Chinese journalist Zhou Qing, a critic of the regime, unearthed political dynamite in his two-year investigation of China's food industry. He interviewed grocers, restaurant owners, farmers and food factory managers for an exposé for which he won a prize as part of the German "Lettre Ulysses Award for the Art of Reportage" in 2006.
His book is a dark account of a ruthless food mafia that stops at nothing to maximize its profits, for example by using contraceptives to accelerate the growth of fish stocks, lengthening the shelf-life of cucumbers with highly toxic pesticide DDT, using hormones and poisoned salt in food production and putting absurd amounts of antibiotics in meat.
The investigation was risky. "It was more dangerous than chasing drug dealers," Zhou, who lives in Beijing, recalled in a speech in Heidelberg, southwestern Germany, this month.
Anything goes when it comes to cutting production costs, said Zhou. By comparison, the culprits in recent German scandals about rotten meat seem like model butchers.
Zhou said uncontrolled greed had caused a food disaster of unimaginable proportions. "I can only warn you never to go in a restaurant." The danger of food producers being taken to task for their actions is slight. Everything disappears in China's endless bureaucracy, he said.
Zhou's claims may sound exaggerated, but they're borne out by recent developments. In early December the Shanghai city council slapped an export ban on products made by the Shanghai Mellin Food Company after cancer-causing substances were found in its pork products.
In July the former director of the state food and drug supervisory authority, Zheng Xiaoyu, was executed after being convicted of taking bribes to award licences for forged drugs, some of which had lethal side effects.
Increase in Cancer Cases
The children are the biggest sufferers, said Zhou. Poisoned baby food has led to severe diseases and physical deformities. Zhou writes that 200,000 to 400,000 people fall victim to poisoned food each year. A third of cancer cases, which are increasing at double-digit rates, can be attributed to food, he writes.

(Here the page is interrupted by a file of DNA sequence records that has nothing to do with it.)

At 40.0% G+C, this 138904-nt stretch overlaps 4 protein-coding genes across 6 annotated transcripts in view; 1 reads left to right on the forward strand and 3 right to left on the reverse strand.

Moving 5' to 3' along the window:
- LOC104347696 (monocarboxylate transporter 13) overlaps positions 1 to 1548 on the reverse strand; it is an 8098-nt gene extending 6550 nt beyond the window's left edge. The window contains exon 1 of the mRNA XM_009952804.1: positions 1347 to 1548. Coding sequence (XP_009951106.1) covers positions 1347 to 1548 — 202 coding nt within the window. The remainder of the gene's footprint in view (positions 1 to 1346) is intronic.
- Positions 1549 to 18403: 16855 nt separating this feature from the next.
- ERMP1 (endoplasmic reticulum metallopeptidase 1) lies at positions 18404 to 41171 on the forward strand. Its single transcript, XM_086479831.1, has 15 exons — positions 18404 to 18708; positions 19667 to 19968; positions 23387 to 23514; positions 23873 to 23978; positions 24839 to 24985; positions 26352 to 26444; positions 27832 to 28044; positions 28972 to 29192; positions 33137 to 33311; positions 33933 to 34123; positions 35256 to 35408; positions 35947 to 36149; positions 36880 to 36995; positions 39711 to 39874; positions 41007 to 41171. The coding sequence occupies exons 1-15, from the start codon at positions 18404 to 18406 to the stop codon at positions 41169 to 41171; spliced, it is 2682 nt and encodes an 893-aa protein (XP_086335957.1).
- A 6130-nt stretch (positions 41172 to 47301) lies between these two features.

Zhou spent two years in jail for taking part in the Tiananmen Square protests in 1989. After his release he founded a newspaper but had to shut it down after pressure from the authorities. Since then he has worked as an author, covering human rights abuses and the origins of the SARS epidemic.
The title of his book on the food industry -- "What Kind of God?" -- refers to the importance of food in Chinese culture.
"The traditional Chinese saying that Food is the peoples Heaven shows the importance of food in peoples daily lives In todays world, in which people have become more and more closely tied to the computer, you only have to type in the words food or eat in a Chinese search engine, you will find that the words that crop up the most in the list of results are safety and poisoning. This is an ironic state of affairs in a country that has prided itself on its fine cuisine," said Zhou.
"Ordinary people don't know about it. If the people knew about it there would be a revolution. The wrath of the people would be unstoppable."
For thousands of years the power of China's rulers hinged on their ability to feed the people. "Revolutions aren't caused by political differences, they're caused by a lack of bread."
Zhou can only hope that his findings will spread around China by word of mouth. His book has been banned there.